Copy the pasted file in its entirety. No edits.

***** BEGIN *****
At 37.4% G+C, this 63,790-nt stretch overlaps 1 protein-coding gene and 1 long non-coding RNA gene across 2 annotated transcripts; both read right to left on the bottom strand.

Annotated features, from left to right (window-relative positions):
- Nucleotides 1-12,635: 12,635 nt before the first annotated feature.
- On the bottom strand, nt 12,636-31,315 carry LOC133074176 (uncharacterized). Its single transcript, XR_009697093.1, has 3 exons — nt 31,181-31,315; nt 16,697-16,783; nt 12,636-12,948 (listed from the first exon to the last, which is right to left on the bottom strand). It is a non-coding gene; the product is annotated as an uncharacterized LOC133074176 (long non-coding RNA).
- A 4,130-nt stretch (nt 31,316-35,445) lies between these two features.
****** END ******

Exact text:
At 37.4% G+C, this 63,790-nt stretch overlaps 1 protein-coding gene and 1 long non-coding RNA gene across 2 annotated transcripts; both read right to left on the bottom strand.

Annotated features, from left to right (window-relative positions):
- Nucleotides 1-12,635: 12,635 nt before the first annotated feature.
- On the bottom strand, nt 12,636-31,315 carry LOC133074176 (uncharacterized). Its single transcript, XR_009697093.1, has 3 exons — nt 31,181-31,315; nt 16,697-16,783; nt 12,636-12,948 (listed from the first exon to the last, which is right to left on the bottom strand). It is a non-coding gene; the product is annotated as an uncharacterized LOC133074176 (long non-coding RNA).
- A 4,130-nt stretch (nt 31,316-35,445) lies between these two features.